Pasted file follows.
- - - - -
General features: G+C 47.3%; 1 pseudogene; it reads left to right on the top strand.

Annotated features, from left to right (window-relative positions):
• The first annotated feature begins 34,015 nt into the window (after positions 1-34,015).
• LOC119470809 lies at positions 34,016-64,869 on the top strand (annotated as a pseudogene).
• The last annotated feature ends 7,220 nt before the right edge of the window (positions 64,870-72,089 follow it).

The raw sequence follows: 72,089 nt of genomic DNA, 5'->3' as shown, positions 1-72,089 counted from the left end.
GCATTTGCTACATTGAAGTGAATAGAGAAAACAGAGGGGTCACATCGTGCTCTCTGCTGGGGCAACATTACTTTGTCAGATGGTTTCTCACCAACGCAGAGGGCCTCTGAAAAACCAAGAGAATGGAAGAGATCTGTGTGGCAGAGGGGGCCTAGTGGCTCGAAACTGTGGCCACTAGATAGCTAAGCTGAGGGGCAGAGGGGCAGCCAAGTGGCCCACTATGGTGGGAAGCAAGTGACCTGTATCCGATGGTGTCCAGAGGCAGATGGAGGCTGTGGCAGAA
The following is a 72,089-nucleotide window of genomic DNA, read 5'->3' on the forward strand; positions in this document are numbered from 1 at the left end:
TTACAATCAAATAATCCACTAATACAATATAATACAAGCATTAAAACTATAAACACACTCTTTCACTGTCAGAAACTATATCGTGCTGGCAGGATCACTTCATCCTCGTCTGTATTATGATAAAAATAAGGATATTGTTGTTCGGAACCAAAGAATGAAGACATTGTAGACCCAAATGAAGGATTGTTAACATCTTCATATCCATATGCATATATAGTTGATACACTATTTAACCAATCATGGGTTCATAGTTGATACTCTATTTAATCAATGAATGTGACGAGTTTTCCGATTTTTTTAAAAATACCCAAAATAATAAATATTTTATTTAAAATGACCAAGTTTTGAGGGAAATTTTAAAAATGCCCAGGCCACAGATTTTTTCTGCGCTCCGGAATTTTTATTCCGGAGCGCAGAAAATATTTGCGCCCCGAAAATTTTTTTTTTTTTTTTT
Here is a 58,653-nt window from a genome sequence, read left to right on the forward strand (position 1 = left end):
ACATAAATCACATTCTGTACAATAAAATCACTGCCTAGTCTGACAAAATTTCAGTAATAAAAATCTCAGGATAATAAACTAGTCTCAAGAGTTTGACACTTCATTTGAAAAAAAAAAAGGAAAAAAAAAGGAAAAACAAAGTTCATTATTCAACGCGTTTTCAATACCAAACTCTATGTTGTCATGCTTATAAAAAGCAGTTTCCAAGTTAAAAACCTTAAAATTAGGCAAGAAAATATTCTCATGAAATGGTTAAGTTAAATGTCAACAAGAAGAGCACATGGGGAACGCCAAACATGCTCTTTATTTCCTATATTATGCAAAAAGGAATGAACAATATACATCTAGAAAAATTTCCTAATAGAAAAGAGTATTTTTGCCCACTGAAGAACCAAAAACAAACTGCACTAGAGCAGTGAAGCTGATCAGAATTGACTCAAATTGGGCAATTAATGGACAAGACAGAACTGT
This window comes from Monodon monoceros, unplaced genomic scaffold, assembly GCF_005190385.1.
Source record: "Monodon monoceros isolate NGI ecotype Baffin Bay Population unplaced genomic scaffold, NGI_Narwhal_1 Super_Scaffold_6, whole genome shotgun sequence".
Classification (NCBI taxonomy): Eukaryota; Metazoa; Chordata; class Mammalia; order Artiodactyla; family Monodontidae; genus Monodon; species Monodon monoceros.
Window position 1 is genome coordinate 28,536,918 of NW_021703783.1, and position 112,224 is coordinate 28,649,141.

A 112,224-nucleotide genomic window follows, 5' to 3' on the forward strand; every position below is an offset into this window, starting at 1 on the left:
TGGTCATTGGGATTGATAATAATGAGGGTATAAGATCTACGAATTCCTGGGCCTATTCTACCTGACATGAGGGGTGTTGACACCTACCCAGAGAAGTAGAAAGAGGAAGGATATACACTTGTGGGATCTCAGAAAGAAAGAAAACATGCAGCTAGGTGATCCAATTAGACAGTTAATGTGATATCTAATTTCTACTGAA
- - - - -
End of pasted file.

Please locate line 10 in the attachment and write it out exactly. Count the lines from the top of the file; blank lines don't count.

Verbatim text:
Here is a 58,653-nt window from a genome sequence, read left to right on the forward strand (position 1 = left end):